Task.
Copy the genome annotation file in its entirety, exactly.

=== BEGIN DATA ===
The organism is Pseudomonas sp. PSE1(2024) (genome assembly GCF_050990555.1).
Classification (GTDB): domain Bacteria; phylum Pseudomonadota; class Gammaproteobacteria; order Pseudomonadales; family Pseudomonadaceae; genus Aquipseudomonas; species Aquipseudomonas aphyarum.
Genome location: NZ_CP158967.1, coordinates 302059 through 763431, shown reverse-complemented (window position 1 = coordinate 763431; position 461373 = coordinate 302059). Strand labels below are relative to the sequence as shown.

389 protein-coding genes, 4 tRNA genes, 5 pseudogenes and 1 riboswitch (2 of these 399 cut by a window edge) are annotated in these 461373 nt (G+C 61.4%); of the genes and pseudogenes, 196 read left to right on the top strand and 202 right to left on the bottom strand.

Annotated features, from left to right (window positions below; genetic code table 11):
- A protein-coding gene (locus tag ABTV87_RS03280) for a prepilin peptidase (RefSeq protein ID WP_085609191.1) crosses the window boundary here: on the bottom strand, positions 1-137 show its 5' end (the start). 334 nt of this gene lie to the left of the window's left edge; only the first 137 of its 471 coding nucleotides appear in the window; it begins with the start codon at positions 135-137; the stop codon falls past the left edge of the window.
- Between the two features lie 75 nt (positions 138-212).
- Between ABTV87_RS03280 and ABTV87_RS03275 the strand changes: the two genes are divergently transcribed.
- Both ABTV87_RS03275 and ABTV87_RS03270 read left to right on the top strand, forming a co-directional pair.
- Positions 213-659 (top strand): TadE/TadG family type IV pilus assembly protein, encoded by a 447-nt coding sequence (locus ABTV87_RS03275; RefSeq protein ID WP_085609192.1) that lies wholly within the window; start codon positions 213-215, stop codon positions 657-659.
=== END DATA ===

The organism is Pseudomonas sp. PSE1(2024) (genome assembly GCF_050990555.1).
Classification (GTDB): domain Bacteria; phylum Pseudomonadota; class Gammaproteobacteria; order Pseudomonadales; family Pseudomonadaceae; genus Aquipseudomonas; species Aquipseudomonas aphyarum.
Genome location: NZ_CP158967.1, coordinates 302059 through 763431, shown reverse-complemented (window position 1 = coordinate 763431; position 461373 = coordinate 302059). Strand labels below are relative to the sequence as shown.

389 protein-coding genes, 4 tRNA genes, 5 pseudogenes and 1 riboswitch (2 of these 399 cut by a window edge) are annotated in these 461373 nt (G+C 61.4%); of the genes and pseudogenes, 196 read left to right on the top strand and 202 right to left on the bottom strand.

Annotated features, from left to right (window positions below; genetic code table 11):
- A protein-coding gene (locus tag ABTV87_RS03280) for a prepilin peptidase (RefSeq protein ID WP_085609191.1) crosses the window boundary here: on the bottom strand, positions 1-137 show its 5' end (the start). 334 nt of this gene lie to the left of the window's left edge; only the first 137 of its 471 coding nucleotides appear in the window; it begins with the start codon at positions 135-137; the stop codon falls past the left edge of the window.
- Between the two features lie 75 nt (positions 138-212).
- Between ABTV87_RS03280 and ABTV87_RS03275 the strand changes: the two genes are divergently transcribed.
- Both ABTV87_RS03275 and ABTV87_RS03270 read left to right on the top strand, forming a co-directional pair.
- Positions 213-659 (top strand): TadE/TadG family type IV pilus assembly protein, encoded by a 447-nt coding sequence (locus ABTV87_RS03275; RefSeq protein ID WP_085609192.1) that lies wholly within the window; start codon positions 213-215, stop codon positions 657-659.